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Like other animals that are exploited in the name of entertainment, horses are subjected to the same abuse and mistreatment felt by other animals we hold captive and “train” to perform. The horse racing industry is no exception in the long list of industries that profit from the misery of the animals they call their own.

And yet, despite the evidence of the cruelty horses endure in the horse racing industry, many “horse lovers” claim that horses are happy and even thrive in the industry. So, what is it like to have a conversation with “a real horse lover” who supports the horse racing industry? That’s what I kept in mind as I examined the number of ways the horse racing industry has defended itself from the criticism of animal rights activists.

1. Racing horses are respected athletes!

There’s nothing unnatural about treating a horse like an athlete, claims the horse racing industry. After all, don’t you animal rights activists want us treating animals more like humans? There’s nothing more human than good sport!

That would be fine and well if horses were actually held to similar standards as human athletes. But there exists a double standard: where we have banned the use of drugs to aid in human athletes, we frequently employ the use of drugs in racing horses.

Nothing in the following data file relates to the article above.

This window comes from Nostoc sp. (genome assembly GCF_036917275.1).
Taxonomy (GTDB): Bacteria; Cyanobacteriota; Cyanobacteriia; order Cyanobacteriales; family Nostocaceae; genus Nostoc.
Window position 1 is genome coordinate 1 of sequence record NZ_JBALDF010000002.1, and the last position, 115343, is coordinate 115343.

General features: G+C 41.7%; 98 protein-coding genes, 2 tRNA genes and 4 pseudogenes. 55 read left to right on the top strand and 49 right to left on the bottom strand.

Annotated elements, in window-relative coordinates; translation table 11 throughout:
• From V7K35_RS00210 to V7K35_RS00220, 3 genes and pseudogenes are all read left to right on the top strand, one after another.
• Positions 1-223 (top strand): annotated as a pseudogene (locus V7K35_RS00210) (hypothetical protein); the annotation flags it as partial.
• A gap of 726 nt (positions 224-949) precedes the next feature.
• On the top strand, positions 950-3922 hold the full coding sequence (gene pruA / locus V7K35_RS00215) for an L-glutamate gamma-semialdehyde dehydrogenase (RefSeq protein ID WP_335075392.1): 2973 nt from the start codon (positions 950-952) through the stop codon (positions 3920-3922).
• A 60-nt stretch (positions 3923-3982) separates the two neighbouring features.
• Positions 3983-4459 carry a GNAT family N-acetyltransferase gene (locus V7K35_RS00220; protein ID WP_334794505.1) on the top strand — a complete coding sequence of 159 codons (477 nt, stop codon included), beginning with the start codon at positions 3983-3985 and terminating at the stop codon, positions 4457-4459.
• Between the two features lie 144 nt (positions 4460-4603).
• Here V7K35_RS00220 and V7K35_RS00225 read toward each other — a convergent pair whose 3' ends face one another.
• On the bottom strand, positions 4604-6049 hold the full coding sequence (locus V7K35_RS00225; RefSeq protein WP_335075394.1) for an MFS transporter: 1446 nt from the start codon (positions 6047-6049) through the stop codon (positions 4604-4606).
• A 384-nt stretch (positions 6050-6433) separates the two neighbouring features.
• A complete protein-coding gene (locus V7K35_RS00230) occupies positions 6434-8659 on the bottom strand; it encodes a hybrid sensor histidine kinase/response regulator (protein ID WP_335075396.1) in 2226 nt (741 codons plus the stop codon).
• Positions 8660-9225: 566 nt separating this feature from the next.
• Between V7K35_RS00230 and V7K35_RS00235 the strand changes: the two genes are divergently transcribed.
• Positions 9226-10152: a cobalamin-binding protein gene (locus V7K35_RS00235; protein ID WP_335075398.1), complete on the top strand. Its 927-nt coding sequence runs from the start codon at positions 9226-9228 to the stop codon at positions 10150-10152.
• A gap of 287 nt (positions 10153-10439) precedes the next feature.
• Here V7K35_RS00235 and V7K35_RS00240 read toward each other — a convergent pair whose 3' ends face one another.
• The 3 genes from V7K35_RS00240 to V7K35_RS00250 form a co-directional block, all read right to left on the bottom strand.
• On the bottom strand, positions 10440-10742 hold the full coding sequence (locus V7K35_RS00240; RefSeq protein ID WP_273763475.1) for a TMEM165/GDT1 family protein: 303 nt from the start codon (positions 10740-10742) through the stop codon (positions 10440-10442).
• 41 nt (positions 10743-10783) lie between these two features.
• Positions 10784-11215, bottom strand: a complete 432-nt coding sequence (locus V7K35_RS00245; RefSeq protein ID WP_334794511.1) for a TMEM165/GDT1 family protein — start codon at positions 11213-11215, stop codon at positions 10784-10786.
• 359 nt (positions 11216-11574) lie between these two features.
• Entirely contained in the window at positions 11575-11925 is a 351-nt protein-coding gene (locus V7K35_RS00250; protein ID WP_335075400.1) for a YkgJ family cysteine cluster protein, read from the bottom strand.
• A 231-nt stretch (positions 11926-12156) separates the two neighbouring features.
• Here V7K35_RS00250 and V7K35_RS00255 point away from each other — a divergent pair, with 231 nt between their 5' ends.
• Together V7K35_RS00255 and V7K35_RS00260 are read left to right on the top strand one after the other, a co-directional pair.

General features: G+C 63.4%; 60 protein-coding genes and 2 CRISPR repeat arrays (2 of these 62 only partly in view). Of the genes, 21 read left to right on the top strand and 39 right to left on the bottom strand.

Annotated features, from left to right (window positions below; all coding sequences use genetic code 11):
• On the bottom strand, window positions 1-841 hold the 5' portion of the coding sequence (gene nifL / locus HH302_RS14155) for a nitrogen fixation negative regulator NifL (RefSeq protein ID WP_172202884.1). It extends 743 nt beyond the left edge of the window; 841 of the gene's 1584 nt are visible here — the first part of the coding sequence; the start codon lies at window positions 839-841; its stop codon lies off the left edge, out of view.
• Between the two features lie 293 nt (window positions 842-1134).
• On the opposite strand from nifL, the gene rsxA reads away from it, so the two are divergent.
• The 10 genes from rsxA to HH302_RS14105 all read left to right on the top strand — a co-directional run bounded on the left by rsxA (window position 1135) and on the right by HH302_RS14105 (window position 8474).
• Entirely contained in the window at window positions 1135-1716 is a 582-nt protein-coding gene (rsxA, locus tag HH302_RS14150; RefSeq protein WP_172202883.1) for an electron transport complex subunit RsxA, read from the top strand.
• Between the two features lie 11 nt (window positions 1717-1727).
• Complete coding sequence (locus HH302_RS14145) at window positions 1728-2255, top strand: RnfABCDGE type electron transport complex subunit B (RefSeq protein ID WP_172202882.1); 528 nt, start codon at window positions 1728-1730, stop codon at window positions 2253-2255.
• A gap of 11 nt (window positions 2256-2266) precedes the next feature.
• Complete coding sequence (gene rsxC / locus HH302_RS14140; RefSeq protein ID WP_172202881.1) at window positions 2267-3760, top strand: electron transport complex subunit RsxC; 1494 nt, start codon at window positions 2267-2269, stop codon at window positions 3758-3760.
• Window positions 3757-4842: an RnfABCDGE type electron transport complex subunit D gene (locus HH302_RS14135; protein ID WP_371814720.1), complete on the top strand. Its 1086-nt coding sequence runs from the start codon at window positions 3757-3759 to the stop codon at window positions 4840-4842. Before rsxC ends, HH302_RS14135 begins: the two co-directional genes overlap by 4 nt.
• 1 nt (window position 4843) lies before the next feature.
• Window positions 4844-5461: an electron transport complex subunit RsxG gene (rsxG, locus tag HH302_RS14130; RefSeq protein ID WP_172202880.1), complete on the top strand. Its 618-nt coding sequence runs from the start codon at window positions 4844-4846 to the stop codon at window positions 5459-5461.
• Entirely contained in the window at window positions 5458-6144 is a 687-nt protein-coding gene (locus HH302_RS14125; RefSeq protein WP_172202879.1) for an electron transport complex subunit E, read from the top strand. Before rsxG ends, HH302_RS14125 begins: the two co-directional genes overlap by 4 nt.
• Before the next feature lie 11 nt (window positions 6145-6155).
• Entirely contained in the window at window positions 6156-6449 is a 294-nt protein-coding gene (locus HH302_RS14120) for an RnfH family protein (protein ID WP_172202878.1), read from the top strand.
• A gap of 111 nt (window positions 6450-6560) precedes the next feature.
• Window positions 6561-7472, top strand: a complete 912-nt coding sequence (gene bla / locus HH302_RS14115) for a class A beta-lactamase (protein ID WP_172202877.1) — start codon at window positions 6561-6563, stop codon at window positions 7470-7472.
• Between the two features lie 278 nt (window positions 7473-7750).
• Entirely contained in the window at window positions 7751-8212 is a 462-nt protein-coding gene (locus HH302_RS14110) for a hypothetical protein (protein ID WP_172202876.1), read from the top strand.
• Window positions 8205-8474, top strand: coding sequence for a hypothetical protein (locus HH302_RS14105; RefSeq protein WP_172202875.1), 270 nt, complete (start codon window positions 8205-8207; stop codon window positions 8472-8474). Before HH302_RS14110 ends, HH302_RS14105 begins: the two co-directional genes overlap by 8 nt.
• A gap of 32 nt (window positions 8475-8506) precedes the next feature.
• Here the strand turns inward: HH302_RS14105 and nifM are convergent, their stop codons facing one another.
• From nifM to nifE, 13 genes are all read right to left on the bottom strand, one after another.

According to The Horse Fund, a not-for-profit charity that promotes the health and safety of horses in many different industries and in the wild, “Many racehorses become addicted to drugs when their trainers and veterinarians give them drugs to keep them on the track when they shouldn’t be racing.” PETA also confirms this with several sources, adding that states known for being major supporters of horse racing are also the most lenient with their drug policies, and that drugs are not only used to keep the horse from collapsing on the track, but also to make it run faster for longer.

If horses really were respected athletes, would we be stuffing them with a chemical cocktail when it’s illegal to do the same to humans?

2. The exercise horses get from a race is healthy for them!

You’re saying horses aren’t even allowed to run! shouts the racing industry. What do you hippie animal huggers want, for horses to not get the exercise they obviously NEED to be healthy?

If horse racing was only about giving healthy exercise to horses, I don’t think there would be a multi-million dollar industry built around it. And what you may define as “healthy exercise,” I define as “the equine version of the TV show The Biggest Loser.”

There’s a big difference between healthy exercise and collapsing after you finish a race and being unable to stand ever again. This is what happened during the Kentucky Derby to filly Eight Belles, suffering various ankle fractures and eventually dying after she had come in first place. This is what is happening to numerous other horses who are apparently just getting a “healthy little run.” I don’t know about you, but I’m pretty sure death is the opposite of health.

3. Death is rare in the horse racing industry.

You’re blowing a few deaths way out of proportion! avid horse racing fans scream from the sidelines. Show me a shred of evidence that proves horseracing causes more than a mere handful of accidental deaths.